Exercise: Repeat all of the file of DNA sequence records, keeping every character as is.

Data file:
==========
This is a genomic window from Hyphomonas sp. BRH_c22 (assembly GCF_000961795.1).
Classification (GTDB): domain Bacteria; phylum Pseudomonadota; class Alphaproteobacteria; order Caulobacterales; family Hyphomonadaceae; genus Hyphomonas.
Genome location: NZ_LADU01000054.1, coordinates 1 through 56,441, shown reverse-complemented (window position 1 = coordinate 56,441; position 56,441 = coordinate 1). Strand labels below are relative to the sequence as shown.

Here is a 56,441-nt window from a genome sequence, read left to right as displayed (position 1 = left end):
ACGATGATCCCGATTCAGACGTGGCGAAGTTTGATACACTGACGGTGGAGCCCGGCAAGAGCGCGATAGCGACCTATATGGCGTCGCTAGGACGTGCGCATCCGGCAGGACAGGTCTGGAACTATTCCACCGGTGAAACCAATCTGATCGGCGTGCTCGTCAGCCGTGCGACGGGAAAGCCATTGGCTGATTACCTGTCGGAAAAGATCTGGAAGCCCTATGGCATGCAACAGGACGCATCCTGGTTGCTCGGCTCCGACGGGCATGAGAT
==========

This is a genomic window from Hyphomonas sp. BRH_c22 (assembly GCF_000961795.1).
Classification (GTDB): domain Bacteria; phylum Pseudomonadota; class Alphaproteobacteria; order Caulobacterales; family Hyphomonadaceae; genus Hyphomonas.
Genome location: NZ_LADU01000054.1, coordinates 1 through 56,441, shown reverse-complemented (window position 1 = coordinate 56,441; position 56,441 = coordinate 1). Strand labels below are relative to the sequence as shown.

Here is a 56,441-nt window from a genome sequence, read left to right as displayed (position 1 = left end):
ACGATGATCCCGATTCAGACGTGGCGAAGTTTGATACACTGACGGTGGAGCCCGGCAAGAGCGCGATAGCGACCTATATGGCGTCGCTAGGACGTGCGCATCCGGCAGGACAGGTCTGGAACTATTCCACCGGTGAAACCAATCTGATCGGCGTGCTCGTCAGCCGTGCGACGGGAAAGCCATTGGCTGATTACCTGTCGGAAAAGATCTGGAAGCCCTATGGCATGCAACAGGACGCATCCTGGTTGCTCGGCTCCGACGGGCATGAGAT